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The ignorance blighting disaster zone rebuilds


IGNORANCE DURING reconstruction following major disasters in impoverished earthquake regions is jeopardising millions of lives experts warned this week.

Java has joined the many earthquake-hit areas struggling to get back to normality following the 6.3 magnitude disaster last month, which killed more than 6,000 people, injured 30,000 and displaced 650,000.

But experts fear those involved in the reconstruction of disaster-hit areas across the world do not have sufficient knowledge of seismic construction techniques to prevent a repeat of the fatal damage caused when buildings and structures collapse.

Institution of Structural Engineers Earthquake Engineering Field Investigation Team (EEFIT) member Dr Navin Peiris told NCE that organisations funding rebuilds are failing to employ basic earthquake-resistant designs.

'NGOs and the World Bank are failing to take a proactive role. They don't have experience of seismic engineering - the knowledge is missing, ' he said.

EEFIT analyses damage and makes recommendations on reconstruction following earthquakes and has sent teams to investigate damage all over the world.

The rebuilds currently underway in Aceh following the tsunami in 2004 and in Pakistan after the October 2005 earthquake are setting worrying precedents for the reconstruction in Java, Peiris said.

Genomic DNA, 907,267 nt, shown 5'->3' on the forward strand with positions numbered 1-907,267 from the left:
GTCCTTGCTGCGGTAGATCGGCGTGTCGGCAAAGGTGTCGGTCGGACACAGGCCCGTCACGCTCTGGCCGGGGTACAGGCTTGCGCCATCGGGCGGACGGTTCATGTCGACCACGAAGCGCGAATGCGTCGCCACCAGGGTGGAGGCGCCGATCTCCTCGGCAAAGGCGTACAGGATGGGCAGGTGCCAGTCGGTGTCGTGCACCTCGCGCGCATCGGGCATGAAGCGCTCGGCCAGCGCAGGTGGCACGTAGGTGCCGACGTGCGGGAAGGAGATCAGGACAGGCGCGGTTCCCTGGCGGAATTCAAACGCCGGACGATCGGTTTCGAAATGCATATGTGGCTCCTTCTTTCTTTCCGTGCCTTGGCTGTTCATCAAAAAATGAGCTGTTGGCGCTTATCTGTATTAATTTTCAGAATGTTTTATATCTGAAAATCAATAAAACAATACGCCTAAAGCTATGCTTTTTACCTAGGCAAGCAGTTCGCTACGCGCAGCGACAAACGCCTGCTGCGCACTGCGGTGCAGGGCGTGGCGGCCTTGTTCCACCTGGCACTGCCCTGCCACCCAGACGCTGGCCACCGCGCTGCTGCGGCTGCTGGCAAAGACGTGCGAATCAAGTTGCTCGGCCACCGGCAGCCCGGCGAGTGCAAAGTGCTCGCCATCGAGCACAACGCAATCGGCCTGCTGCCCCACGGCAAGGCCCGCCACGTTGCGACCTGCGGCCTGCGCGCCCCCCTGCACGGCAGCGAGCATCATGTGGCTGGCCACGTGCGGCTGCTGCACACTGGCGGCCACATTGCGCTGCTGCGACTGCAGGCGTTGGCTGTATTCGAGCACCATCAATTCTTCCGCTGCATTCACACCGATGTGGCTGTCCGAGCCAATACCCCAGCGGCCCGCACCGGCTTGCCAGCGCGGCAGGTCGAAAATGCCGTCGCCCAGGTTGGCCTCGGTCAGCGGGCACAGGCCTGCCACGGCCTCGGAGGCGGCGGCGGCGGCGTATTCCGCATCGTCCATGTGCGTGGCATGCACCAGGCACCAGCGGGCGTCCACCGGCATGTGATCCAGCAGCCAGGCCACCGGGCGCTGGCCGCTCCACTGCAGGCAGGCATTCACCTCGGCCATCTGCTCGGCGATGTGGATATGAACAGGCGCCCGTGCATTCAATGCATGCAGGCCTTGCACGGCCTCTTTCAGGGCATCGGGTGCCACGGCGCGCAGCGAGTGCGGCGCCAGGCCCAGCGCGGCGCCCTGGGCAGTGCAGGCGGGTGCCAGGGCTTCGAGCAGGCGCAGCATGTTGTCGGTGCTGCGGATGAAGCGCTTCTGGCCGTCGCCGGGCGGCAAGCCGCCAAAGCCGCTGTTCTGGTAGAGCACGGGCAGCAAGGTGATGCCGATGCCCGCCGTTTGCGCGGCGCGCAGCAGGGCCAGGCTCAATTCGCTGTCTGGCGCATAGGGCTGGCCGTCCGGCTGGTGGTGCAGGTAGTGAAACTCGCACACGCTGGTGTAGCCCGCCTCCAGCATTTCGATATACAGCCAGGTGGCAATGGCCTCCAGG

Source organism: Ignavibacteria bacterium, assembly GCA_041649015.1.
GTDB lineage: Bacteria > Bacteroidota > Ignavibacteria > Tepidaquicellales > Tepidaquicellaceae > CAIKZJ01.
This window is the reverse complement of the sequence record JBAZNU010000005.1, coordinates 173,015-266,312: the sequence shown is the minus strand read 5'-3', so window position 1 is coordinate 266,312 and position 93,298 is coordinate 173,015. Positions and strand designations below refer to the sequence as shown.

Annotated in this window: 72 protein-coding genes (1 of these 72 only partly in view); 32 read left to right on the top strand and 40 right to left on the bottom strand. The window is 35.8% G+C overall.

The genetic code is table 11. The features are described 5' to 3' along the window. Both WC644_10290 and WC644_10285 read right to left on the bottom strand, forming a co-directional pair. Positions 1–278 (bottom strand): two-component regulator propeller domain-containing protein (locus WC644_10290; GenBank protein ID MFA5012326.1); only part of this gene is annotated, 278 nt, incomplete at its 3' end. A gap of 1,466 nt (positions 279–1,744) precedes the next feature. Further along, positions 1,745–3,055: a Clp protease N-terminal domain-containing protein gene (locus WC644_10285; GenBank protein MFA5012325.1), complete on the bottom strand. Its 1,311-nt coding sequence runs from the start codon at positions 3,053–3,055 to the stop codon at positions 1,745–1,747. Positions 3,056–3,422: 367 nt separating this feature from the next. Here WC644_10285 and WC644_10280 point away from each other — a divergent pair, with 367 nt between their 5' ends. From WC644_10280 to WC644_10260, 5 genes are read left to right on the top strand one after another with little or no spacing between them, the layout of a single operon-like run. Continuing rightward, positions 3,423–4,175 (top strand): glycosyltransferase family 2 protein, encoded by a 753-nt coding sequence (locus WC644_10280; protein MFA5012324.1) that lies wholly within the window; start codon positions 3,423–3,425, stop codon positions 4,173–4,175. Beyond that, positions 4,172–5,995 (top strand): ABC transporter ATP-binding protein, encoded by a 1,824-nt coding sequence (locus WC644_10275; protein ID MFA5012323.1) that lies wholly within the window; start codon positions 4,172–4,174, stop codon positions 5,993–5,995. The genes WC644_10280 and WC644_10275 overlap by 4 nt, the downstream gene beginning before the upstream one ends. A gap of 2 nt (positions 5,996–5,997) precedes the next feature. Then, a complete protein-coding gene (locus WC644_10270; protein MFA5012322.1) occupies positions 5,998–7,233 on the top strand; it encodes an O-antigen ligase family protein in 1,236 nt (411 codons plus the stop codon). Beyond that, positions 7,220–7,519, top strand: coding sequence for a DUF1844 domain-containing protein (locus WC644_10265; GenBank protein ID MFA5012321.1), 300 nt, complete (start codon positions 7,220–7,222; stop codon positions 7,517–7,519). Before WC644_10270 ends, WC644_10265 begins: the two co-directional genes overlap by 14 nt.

But World Bank housing expert George Soraya, who led the rebuild program in Aceh and is now working on the Java rebuild, said that earthquake resistance would be designed in to new structures.

'We are supporting the government to develop a building code that will ensure all houses being reconstructed will comply with earthquake resistant specifications, ' he said.

However, a report on reconstruction in Aceh by Arup for charity Muslim Aid, published earlier this year, highlights the same shortfall in knowledge.

Arup associate and chair of the Society for Earthquake & Civil Engineering Dynamics Zygi Lubkowski co-wrote the report and said more education was needed on three levels to solve the problem.

He said that people who lived in the rebuilt houses needed to know how to recognise quality work. Contractors needed to be educated on correct construction techniques, such as rebar layout and concrete quality. And governments, NGOs and lending bodies needed to know what is required in these regions to advise contractors.

Basic construction techniques recommended in the report included linking together foundations to ensure houses settled as a single entity in the case of liquefaction; ensuring that windows and doors were symmetrical in elevation; and not constructing buildings too close together.

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